In 2004 Brandeis University hosted the third North American GSA conference on Globalization, Empire and Resistance. It was a progressive conference embracing a variety of critical, and radical perspectives on globalization. Many leading scholars from all over the world explored the many effects of globalization-as well as alternative visions. Featured speakers included:

  • Seymour Melman - One of America?s most respected scholars on capitalism and U.S. militarism from Columbia University spoke on ?The Permanent War Economy?.


  • Leo Panitch - Canada Research Chair in Comparative Political Economy at York University, Toronto, co-editor of the Socialist Register, and co-author of Global Capitalism and American Empire spoke on ?Global Capitalism and American Empire?.


  • Sam Gindin - Packer visiting Chair in Social Justice at York University, Toronto, former head of research and assistant to the President, Canadian Auto Workers? Union, and co-author of Global Capitalism and American Empire spoke on ?Labor Resistance in the Era of Globalization".


  • William Tabb - Professor of economics at Queens College, New York, Monthly Review contributor and author of "The Amoral Elephant" spoke on "The Global State and Economic Institutions".


  • Jose Maria Sison - Former senior research fellow and professor at the University of the Philippines, co-founder of the Communist Party of the Philippines spoke via video satellite from Holland on ?War, Imperialism, and Resistance from Below?.


  • Leslie Sklair - From the London School of Economics, and author of "The Transnational Capitalist Class" spoke on ?Globalization, Imperialism and the International System?.


  • Edna Bonacich - Professor of sociology at the University of California, San Diego, and co-author of "Behind the Label: Inequality in the Los Angeles Apparel Industry" spoke on ?Labor, Immigration and Global Production?.

LOCATION: University of California - Santa Barabara, California
DATE: May 1 - 4, 2003
TITLE: Towards a Critical Globalization Studies: Continued Debates, New Directions, and Neglected Topics
> See images from the conference.

LOCATION: Loyola University, Chicago, Illinois
DATE: May 10 - 11, 2002
TITLE: Globalisation and Social Justice

In May of 2002 the very first annual conference of the North American GSA was held at Loyola University in Chicago. Jointly sponsored by the GSA and the department of sociology at Loyola University, the conference theme was ?Globalisation and Social Justice?. It proved to be a highly successful event with over fifty papers and workshops, covering a broad spectrum of themes concerning issues of global social justice. The keynote speakers were also excellent and included Leslie Sklair, one of GSA/UK?s vice presidents, who played a prominent role at the conference as a whole.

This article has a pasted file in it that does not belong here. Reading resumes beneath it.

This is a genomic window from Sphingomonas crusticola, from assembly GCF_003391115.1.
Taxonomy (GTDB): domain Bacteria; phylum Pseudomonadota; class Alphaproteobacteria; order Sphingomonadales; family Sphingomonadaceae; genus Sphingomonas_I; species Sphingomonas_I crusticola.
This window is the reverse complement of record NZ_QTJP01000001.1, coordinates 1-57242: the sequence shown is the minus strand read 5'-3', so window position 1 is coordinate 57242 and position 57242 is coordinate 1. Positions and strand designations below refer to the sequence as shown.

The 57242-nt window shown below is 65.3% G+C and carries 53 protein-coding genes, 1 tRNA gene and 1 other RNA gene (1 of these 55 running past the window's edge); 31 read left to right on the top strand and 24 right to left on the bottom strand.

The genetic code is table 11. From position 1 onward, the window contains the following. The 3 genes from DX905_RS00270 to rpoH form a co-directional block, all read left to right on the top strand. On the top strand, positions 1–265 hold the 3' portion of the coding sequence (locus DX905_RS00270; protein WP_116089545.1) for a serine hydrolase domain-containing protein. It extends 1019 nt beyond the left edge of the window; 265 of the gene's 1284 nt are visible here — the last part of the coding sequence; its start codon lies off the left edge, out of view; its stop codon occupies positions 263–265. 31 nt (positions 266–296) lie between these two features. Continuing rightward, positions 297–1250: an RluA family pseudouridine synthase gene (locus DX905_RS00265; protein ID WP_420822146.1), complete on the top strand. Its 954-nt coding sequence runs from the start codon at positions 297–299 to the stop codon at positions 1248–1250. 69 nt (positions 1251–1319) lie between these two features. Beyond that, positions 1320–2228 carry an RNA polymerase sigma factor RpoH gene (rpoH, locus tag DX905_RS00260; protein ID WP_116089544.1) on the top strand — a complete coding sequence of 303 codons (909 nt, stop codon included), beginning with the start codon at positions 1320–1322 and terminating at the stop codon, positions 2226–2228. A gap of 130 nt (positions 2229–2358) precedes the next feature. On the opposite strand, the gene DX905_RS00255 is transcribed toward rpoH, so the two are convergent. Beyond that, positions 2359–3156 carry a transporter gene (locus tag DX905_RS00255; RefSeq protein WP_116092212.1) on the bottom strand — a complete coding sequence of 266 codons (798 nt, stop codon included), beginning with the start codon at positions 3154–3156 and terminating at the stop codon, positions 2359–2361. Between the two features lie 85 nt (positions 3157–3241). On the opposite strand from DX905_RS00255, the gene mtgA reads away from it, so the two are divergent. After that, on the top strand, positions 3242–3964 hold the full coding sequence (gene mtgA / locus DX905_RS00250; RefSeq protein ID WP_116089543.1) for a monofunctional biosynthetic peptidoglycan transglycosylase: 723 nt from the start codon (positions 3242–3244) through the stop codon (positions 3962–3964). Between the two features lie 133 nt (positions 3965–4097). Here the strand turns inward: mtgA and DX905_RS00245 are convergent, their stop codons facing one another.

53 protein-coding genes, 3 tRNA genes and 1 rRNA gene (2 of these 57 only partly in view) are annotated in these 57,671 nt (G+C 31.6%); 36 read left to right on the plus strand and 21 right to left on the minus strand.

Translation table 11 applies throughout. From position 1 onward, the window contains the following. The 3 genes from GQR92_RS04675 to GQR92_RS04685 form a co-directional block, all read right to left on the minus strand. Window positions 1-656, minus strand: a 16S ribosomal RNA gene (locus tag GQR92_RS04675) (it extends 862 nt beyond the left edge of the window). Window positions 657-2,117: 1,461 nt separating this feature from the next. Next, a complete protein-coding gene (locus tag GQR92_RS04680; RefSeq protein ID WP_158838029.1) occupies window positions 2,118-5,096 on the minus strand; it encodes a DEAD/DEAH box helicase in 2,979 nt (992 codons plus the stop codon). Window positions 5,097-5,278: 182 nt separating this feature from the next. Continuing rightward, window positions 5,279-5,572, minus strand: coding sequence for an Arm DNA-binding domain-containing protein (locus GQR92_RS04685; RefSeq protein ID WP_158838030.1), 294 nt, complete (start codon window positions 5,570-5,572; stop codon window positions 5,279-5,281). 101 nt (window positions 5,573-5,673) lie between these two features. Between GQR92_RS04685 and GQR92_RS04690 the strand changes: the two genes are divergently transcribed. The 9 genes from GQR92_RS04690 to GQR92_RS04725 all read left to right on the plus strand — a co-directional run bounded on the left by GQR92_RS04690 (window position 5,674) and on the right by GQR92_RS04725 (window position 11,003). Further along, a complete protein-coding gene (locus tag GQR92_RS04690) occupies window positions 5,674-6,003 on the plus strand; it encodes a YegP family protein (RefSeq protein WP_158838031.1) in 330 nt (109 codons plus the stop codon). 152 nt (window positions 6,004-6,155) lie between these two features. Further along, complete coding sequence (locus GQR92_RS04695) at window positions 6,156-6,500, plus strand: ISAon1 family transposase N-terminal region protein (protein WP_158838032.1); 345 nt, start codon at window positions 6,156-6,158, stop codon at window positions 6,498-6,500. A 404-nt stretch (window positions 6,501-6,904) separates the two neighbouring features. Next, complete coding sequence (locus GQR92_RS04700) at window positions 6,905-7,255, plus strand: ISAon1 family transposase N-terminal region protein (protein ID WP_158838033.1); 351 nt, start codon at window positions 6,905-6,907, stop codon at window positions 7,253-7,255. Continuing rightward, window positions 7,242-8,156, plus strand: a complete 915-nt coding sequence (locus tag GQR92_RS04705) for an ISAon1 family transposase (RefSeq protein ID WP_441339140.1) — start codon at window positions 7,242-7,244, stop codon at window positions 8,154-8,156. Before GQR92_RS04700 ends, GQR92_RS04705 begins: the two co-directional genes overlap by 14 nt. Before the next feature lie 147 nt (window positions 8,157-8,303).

The quality of the papers was extremely high and they generated many hours of intensive and exciting discussion and argument. Academics from an impressively wide range of disciplines and research areas came from far and wide across the United States. However, there were also a number of speakers and participants who were political activists, such as current or former trade union organizers or people presently involved in various fair trade campaigns linked partly to student protests around the campuses of the US.

Despite the clearly focused sense of realism among the conference participants concerning the vast problems of social division, social exclusion and conflict that are currently only too evident in the world at the present time and the anxieties about the quality of world political ? and especially American ? leadership, an encouraging atmosphere of guarded optimism in relation to the real possibility of increasingly effective alliances and political struggles against global poverty was also quite evident.

It was gratifying to encounter quite a number of GSA members who managed to attend the Chicago conference including three from Britain, one from Canada and three from the USA. One of the key events scheduled at the conference was the inauguration of the North American chapter of the GSA. The first GSA branch or chapter to be established outside the UK. More than twenty people attended this special meeting and after some discussion the new branch was duly set-up. What was particularly encouraging was the number of postgraduate students who were prepared to become involved in helping to establish the new North American branch of the USA and, moreover, presence among these postgraduates and other participants who were people living in the USA but who had strong links with countries in Central America and South East Asia. They quite rightly insisted that right from the outset the new branch must concern itself as deeply as possible with the problems and themes of Southern peoples and countries if be a truly global association are to have any meaning.

From the Global Studies Association Newsletter, Issue 2, July 2002
Paul Kennedy, GSA Secretary

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PREVIOUS GSA CONFERENCES

2017: California

2016: Texas

2015: Ohio

2014: Illinois

2013: California

2012: Canada

2011: Illinois

2010: Illinois

2009: Florida

2008: New York

2007: California

2006: Illinois

2005: Tennessee

2004: Massachusetts

2003: California

2002: Illinois


New Books:

God, Guns, Gold and Glory
By Lauren Langman


The Global Turn
By Eve Darian-Smith and Philip C. McCarty


What Is Global Studies? Theory & Practice
By Manfred B. Steger, Amentahru Wahlrab


Brave: The Global Young Women’s Revolution
By Gayle Kimball, Ph.D.